Video as a force for ‘democracy’ is also the idea presented by certain students of popular culture. For these, video has made the production of film accessible to all, leading to entirely new genres such as the wedding video and the children’s birthday party. Theorist of romance, May Lam, found that the wedding video was an inherently difficult cultural product to theorise. The risk was always to condescend, to patronise and to hold up to ridicule—showing how these ‘unique’ moments cascade in a dull repetition. Lam pointed to the division of gender roles in wedding videos: the groomsmen act the goat while the bridal party ‘get more romantic, reflective treatment’. Looking to their most positive role, Lam showed how video offered the man and woman who bond on this occasion a vehicle for their romantic imagination: ‘wedding videos become an extension of amorous discourse in offering up a couple—as stars of their own show—to the affectionate scrutiny of each other’. For those who spend their lives in the audience, lit by the glitter from the stage, video is the once in a lifetime chance to take the stage. If the stage is only inhabited once, will it be anything else than an imitation of what has already been there? We’re left after Lam’s paper wondering not only about the liberating potential of a ‘karaoke culture’, but also why we have such anxiety about the popular use of media technologies.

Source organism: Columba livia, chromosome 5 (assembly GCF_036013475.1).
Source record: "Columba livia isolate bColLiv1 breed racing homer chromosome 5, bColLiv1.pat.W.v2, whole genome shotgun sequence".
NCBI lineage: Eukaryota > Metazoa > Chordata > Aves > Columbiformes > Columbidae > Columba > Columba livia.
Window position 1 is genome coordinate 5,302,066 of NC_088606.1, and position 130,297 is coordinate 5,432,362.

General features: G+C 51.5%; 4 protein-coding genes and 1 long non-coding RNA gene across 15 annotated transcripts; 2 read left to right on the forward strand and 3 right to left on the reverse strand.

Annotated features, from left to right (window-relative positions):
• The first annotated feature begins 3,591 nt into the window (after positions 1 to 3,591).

The Tasmanian writer Ted Colless considered the more solitary use of video. His story ‘Terminal Crash Fear’ was set in the dark frustrated corner of the far flung island. It’s a place of abalone fishing where: ‘Every road, if you drive far enough, is a cul de sac.’ The action involves a man from Sydney who has come down with his girlfriend and his beloved Cadillac to work on the boats. One day his girlfriend smashes the car in very peculiar circumstances. Colless showed video footage of the camera’s point of view as the girlfriend raises the camera to her eye while driving. Colless dwelt on the boyfriend’s subsequent obsession—studying every frame of the video to find the exact spot in time when the car wrested control from the driver. The Tasmanian theorist drew us into the totalising obsession with this split moment in time captured on video. Colless deflected us from the ‘socio-political’ implications of video to consider the particular hungry eye behind the camera. This reflection was wrapped in a quote from Marshall McLuhan: ‘men are the sex organs of technology’.